How to Get Rid of Acne Scars, According to a Derm

Close-up of woman with acne scars, trying to treat and heal them

A dermatologist explains the causes and different types of acne scars, plus how to get rid of them.

Acne is challenging to deal with, and it often instigates different kinds of discomfort. Even after the inflammation clears, you might be left with an unwelcome parting gift in the form of scarring.

If you experience post-acne scarring, don’t despair. According to cosmetic dermatologist Michele Green, MD, time, patience, and the right treatments can help treat your acne scars.


To understand what causes acne scarring, we need to first understand acne, which results from clogged pores.

Typically, this clogging occurs when excess oil (aka sebum) combines with dead skin cells to block the entrance of the pore. When a pore clogs, bacteria can build inside it, leading to inflammation and causing acne to form.

The inflammation that causes acne to appear in the first place is ultimately what also causes scarring. As Dr. Green explains, “The infection causes the destruction of the skin and prevents it from healing properly.”

The types of scars that subsequently develop depend on the skin’s reaction to this inflammation.

Woman freshly out of shower investigating the types of acne scars on her face

Different Types of Acne Scars

Acne scars come in a few different varieties, but can usually be categorized in one of four types:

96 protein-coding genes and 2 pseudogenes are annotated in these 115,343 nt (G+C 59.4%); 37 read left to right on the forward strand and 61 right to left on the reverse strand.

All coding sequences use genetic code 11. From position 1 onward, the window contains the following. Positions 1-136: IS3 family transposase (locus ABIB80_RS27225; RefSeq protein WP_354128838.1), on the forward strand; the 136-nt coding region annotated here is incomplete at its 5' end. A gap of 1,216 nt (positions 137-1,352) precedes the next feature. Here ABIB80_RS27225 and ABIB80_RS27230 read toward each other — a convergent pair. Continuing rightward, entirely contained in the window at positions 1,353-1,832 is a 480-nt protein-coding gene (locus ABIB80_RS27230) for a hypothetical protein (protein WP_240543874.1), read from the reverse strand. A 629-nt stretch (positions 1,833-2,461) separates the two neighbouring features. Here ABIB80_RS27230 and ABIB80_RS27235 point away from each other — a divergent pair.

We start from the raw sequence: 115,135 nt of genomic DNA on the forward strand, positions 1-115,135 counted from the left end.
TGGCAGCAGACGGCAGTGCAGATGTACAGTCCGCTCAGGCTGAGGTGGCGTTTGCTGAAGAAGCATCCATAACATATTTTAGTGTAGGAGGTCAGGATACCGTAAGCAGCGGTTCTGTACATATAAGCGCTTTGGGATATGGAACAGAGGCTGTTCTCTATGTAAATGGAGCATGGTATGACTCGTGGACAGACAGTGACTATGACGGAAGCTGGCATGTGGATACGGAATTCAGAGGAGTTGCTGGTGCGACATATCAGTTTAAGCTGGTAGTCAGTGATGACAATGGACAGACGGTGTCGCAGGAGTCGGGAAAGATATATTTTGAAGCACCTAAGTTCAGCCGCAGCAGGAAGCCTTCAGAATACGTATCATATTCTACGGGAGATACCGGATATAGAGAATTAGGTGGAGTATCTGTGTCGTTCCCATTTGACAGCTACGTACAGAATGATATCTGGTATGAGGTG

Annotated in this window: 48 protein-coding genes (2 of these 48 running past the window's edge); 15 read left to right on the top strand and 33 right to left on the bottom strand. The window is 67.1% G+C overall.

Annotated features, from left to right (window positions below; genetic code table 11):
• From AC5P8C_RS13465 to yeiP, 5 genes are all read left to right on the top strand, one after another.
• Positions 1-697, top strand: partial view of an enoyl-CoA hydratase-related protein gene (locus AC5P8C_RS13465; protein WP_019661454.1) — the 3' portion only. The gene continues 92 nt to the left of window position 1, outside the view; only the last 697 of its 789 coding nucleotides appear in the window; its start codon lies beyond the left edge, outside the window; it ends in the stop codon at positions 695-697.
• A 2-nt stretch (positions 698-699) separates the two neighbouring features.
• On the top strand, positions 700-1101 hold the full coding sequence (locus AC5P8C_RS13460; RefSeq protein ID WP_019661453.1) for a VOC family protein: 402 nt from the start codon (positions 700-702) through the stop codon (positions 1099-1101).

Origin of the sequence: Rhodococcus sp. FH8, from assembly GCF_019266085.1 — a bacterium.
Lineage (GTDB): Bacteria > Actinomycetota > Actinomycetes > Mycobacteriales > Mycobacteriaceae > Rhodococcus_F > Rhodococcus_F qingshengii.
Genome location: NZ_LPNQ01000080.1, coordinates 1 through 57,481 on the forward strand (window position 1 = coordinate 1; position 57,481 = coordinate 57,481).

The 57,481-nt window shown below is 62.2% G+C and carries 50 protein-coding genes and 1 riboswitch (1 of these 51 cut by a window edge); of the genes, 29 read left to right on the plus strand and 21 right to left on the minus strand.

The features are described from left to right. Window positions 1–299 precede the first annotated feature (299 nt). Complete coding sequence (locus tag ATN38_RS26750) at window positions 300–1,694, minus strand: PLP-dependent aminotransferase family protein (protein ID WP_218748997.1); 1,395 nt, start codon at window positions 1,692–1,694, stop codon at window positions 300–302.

1. atrophic scars
  2. hypertrophic scars
  3. keloids
  4. hyperpigmentation

1. Atrophic Scars

In most cases, atrophic acne scarring appears on the face and presents itself as depressions in the skin. Dr. Green explains that atrophic scars generally form “due to the skin’s inability to produce enough collagen as the wound heals.”

Then, there are three types of atrophic acne scarring:

  1. ice pick scars
  2. boxcar scars
  3. rolling scars

Ice Pick Scars

First, ice pick scars look like deep holes in the skin. Dr. Green says that ice pick scars commonly form when there’s a loss of skin tissue that “results in a perforation of the skin that looks like a narrow, deep hole.”

Boxcar Scars

Second, boxcar scars are wider than ice pick scars and usually look more like an indentation than a hole. According to Dr. Green, this type of acne scar forms when inflammatory acne destroys collagen in the skin. She explains that collagen plays a critical role to structurally support skin tissue, and a lack of it can cause the skin to sink inwards.

Rolling Scars

Lastly, rolling scars have less defined edges and aren’t as deep as the other two types of atrophic scars. Dr. Green says that these scars form when fibrous bands of tissue build up between the uppermost layer of skin and a deeper layer of tissue. These fibrous bands pull the top layer of skin inwards creating an uneven, rolling appearance.

2 & 3. Hypertrophic and Keloidal Scars

Whereas atrophic scars create skin indentations, hypertrophic and keloidal scars cause a raised skin growth. Both form when the body overproduces collagen to the point that the scar raises out of the skin.

Even for dermatologists, it can be difficult to determine whether a raised scar is a hypertrophic scar or a keloid. However, a 2020 study published in the British Journal of Dermatology distinguished the differences between the two types of acne scars as such:

Hypertrophic Scars

  • grow within the borders of the original wound
  • can eventually grow smaller

Keloid Scars

  • grow larger than the borders of the original wound
  • don’t grow smaller on their own